I Just Came Again to Tell You, Lord


A minister passing through his church in the middle of the day, Decided to pause by the altar and see who had come to pray. Just then the back door opened, a man came down the aisle, The minister frowned as he saw the man hadn't shaved in awhile. His shirt was kinda shabby and his coat was worn and frayed, The man knelt, he bowed his head, then rose and walked away. In the days that followed, each noon time came this chap, Each time he knelt just for a moment, a lunch pail in his lap. Well, the minister's suspicions grew, with robbery a main fear, He decided to stop the man and ask him, "What are you doing here?" The old man said, he worked down the road. Lunch was half an hour. Lunchtime was his prayer time, for finding strength and power. "I stay only moments, see, because the factory is so far away; as I kneel here talking to the Lord, this is kinda what I say: "I JUST CAME AGAIN TO TELL YOU, LORD, HOW HAPPY I'VE BEEN, SINCE WE FOUND EACH OTHER'S FRIENDSHIP AND YOU TOOK AWAY MY SIN. DON'T KNOW MUCH OF HOW TO PRAY, BUT I THINK ABOUT YOU EVERYDAY. SO, JESUS, THIS IS JIM CHECKING IN TODAY." The minister feeling foolish, told Jim, that was fine. He told the man he was welcome to come and pray just anytime. Time to go, Jim smiled, said "Thanks." He hurried to the door. The minister knelt at the altar, he'd never done it before. His cold heart melted, warmed with love, and met with Jesus there. As the tears flowed, in his heart, he repeated old Jim's prayer: "I JUST CAME AGAIN TO TELL YOU, LORD, HOW HAPPY I'VE BEEN, SINCE WE FOUND EACH OTHER'S FRIENDSHIP AND YOU TOOK AWAY MY SIN. I DON'T KNOW MUCH OF HOW TO PRAY, BUT I THINK ABOUT YOU EVERYDAY. SO, JESUS, THIS IS ME CHECKING IN TODAY."

Past noon one day, the minister noticed that old Jim hadn't come. As more days passed without Jim, he began to worry some. At the factory, he asked about him, learning he was ill. The hospital staff was worried, but he'd given them a thrill. The week that Jim was with them, brought changes in the ward. His smiles, a joy contagious. Changed people, were his reward. The head nurse couldn't understand why Jim was so glad, When no flowers, calls or cards came, not a visitor he had. The minister stayed by his bed, he voiced the nurse's concern: No friends came to show they cared. He had nowhere to turn. Looking surprised, old Jim spoke up and with a winsome smile; "The nurse is wrong, she couldn't know, that in here all the while Everyday at noon He's here, a dear friend of mine, you see, He sits right down, takes My hand, leans over and says to me:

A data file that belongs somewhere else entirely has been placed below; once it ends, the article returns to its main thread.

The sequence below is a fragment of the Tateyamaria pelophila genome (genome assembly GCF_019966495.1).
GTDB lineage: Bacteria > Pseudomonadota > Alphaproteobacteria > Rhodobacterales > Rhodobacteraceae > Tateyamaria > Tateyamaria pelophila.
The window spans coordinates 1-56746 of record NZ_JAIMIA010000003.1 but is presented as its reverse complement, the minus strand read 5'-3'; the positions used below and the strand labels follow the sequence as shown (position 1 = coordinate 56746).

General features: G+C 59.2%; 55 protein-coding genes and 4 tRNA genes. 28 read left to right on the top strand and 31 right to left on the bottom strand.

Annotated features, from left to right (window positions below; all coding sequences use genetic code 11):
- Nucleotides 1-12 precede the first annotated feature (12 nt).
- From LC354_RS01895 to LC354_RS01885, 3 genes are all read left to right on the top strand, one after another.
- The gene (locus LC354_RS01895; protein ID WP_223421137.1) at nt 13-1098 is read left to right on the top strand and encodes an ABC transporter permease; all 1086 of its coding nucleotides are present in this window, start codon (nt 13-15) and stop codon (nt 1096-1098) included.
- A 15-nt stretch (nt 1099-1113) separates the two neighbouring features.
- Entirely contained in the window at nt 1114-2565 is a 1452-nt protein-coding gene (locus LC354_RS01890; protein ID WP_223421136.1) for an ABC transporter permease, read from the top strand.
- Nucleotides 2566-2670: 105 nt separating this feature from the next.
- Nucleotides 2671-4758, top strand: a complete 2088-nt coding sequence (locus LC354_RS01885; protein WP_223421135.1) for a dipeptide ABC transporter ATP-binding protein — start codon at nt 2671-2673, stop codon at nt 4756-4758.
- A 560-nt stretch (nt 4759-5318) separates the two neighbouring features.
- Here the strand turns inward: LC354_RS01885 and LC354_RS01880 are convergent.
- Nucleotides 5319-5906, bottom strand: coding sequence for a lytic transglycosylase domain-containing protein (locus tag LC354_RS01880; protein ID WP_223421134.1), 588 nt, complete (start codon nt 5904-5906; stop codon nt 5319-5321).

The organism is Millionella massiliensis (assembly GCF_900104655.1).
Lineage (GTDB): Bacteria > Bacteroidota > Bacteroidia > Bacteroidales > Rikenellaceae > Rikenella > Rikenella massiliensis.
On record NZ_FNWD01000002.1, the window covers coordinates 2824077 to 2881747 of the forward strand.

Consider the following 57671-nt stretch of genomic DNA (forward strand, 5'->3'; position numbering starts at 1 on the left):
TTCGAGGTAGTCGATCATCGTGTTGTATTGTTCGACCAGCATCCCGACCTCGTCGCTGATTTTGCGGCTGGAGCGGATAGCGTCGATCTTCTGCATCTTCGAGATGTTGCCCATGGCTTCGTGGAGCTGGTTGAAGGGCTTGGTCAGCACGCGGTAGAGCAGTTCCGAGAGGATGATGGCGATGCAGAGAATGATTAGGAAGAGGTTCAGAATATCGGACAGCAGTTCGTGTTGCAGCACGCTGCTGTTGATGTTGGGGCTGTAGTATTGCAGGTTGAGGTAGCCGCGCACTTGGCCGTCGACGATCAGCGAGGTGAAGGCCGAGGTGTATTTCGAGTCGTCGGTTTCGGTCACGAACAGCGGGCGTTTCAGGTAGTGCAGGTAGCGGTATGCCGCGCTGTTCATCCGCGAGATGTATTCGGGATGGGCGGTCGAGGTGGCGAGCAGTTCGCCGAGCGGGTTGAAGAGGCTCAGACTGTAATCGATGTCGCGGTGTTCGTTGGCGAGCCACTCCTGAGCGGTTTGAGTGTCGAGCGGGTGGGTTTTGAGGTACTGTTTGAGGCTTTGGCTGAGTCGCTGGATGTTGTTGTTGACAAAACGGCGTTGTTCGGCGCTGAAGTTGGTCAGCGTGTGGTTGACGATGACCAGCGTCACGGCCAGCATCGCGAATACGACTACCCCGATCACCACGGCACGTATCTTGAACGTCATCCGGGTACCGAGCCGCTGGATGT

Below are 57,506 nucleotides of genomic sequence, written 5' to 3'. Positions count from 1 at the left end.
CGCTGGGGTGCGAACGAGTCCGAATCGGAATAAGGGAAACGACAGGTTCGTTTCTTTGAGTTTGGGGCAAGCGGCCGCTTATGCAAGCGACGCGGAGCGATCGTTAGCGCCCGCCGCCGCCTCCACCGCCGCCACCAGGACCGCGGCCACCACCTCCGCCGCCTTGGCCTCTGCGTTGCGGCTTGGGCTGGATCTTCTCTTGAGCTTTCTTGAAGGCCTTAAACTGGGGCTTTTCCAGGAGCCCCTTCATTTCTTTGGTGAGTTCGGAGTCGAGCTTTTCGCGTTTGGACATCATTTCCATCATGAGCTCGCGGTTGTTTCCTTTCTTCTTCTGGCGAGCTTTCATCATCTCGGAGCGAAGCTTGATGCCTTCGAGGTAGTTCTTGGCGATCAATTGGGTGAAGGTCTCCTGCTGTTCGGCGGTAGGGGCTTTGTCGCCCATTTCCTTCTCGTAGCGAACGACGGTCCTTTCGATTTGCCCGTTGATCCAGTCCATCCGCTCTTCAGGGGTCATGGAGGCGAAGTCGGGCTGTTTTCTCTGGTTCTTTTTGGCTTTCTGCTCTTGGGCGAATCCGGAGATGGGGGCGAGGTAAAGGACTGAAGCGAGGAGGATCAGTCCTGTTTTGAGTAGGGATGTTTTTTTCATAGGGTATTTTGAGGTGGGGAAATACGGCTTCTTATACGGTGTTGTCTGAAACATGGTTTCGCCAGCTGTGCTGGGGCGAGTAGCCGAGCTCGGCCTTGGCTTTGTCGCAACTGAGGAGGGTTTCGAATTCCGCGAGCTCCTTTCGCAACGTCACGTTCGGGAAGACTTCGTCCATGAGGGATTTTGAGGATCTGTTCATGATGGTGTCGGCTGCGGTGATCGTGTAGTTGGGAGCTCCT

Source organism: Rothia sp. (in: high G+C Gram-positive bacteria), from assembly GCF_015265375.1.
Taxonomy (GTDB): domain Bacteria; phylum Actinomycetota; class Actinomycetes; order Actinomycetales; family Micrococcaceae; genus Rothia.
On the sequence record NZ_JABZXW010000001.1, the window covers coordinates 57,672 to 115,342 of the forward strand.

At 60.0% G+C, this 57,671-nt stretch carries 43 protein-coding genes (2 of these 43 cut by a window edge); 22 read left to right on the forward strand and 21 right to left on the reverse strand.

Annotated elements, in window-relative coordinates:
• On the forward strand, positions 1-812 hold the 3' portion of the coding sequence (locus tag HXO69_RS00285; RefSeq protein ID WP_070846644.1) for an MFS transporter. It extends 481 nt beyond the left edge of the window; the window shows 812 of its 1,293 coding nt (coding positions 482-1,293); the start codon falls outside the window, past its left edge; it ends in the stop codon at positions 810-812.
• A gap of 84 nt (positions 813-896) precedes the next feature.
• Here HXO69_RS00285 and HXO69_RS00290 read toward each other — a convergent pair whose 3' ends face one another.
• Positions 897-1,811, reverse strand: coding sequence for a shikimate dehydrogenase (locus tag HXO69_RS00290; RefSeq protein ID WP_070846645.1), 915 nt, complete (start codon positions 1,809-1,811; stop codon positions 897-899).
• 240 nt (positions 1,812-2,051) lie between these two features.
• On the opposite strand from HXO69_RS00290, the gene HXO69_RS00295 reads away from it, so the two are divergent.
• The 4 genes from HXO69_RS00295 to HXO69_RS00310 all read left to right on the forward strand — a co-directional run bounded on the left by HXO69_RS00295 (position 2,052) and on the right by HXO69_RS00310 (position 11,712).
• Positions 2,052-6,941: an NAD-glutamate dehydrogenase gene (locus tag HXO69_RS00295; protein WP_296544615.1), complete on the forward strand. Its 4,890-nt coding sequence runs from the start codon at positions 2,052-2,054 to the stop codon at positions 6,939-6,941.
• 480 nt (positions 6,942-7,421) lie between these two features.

"I JUST CAME AGAIN TO TELL YOU, JIM, HOW HAPPY I HAVE BEEN, SINCE WE FOUND THIS FRIENDSHIP, AND I TOOK AWAY YOUR SIN. ALWAYS LOVE TO HEAR YOU PRAY, I THINK ABOUT YOU EACH DAY, AND SO JIM, THIS IS JESUS CHECKING IN TODAY."

If this blesses you, pass it on... Many people will walk in and out of your life, but only true friends will leave footprints in your heart. May God hold you in the palm of His hand and Angels watch over you.

Lori Doyle




9/11/01 Rememberence

UNITED WE STAND!

9/11/01